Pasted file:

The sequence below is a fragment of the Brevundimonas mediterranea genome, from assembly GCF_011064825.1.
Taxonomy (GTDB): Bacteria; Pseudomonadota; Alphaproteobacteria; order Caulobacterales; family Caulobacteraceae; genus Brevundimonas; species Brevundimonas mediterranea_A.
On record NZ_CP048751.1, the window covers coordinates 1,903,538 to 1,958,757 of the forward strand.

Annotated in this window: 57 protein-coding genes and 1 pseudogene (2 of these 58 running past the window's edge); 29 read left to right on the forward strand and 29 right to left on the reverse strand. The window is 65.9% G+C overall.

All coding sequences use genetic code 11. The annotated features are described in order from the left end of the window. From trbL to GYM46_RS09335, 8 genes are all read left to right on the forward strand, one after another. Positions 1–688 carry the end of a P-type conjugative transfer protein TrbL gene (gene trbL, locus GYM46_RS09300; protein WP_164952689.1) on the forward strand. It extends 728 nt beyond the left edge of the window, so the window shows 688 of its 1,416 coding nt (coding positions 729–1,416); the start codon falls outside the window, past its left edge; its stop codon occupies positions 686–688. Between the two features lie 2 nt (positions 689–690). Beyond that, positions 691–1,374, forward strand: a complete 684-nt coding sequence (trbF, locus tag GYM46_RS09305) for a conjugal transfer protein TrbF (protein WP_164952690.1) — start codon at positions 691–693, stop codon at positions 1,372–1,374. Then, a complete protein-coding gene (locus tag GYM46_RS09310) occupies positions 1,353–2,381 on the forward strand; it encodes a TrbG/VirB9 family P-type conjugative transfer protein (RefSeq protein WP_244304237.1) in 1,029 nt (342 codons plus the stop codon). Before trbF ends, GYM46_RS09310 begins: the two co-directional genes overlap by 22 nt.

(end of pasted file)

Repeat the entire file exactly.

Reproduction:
The sequence below is a fragment of the Brevundimonas mediterranea genome, from assembly GCF_011064825.1.
Taxonomy (GTDB): Bacteria; Pseudomonadota; Alphaproteobacteria; order Caulobacterales; family Caulobacteraceae; genus Brevundimonas; species Brevundimonas mediterranea_A.
On record NZ_CP048751.1, the window covers coordinates 1,903,538 to 1,958,757 of the forward strand.

Annotated in this window: 57 protein-coding genes and 1 pseudogene (2 of these 58 running past the window's edge); 29 read left to right on the forward strand and 29 right to left on the reverse strand. The window is 65.9% G+C overall.

All coding sequences use genetic code 11. The annotated features are described in order from the left end of the window. From trbL to GYM46_RS09335, 8 genes are all read left to right on the forward strand, one after another. Positions 1–688 carry the end of a P-type conjugative transfer protein TrbL gene (gene trbL, locus GYM46_RS09300; protein WP_164952689.1) on the forward strand. It extends 728 nt beyond the left edge of the window, so the window shows 688 of its 1,416 coding nt (coding positions 729–1,416); the start codon falls outside the window, past its left edge; its stop codon occupies positions 686–688. Between the two features lie 2 nt (positions 689–690). Beyond that, positions 691–1,374, forward strand: a complete 684-nt coding sequence (trbF, locus tag GYM46_RS09305) for a conjugal transfer protein TrbF (protein WP_164952690.1) — start codon at positions 691–693, stop codon at positions 1,372–1,374. Then, a complete protein-coding gene (locus tag GYM46_RS09310) occupies positions 1,353–2,381 on the forward strand; it encodes a TrbG/VirB9 family P-type conjugative transfer protein (RefSeq protein WP_244304237.1) in 1,029 nt (342 codons plus the stop codon). Before trbF ends, GYM46_RS09310 begins: the two co-directional genes overlap by 22 nt.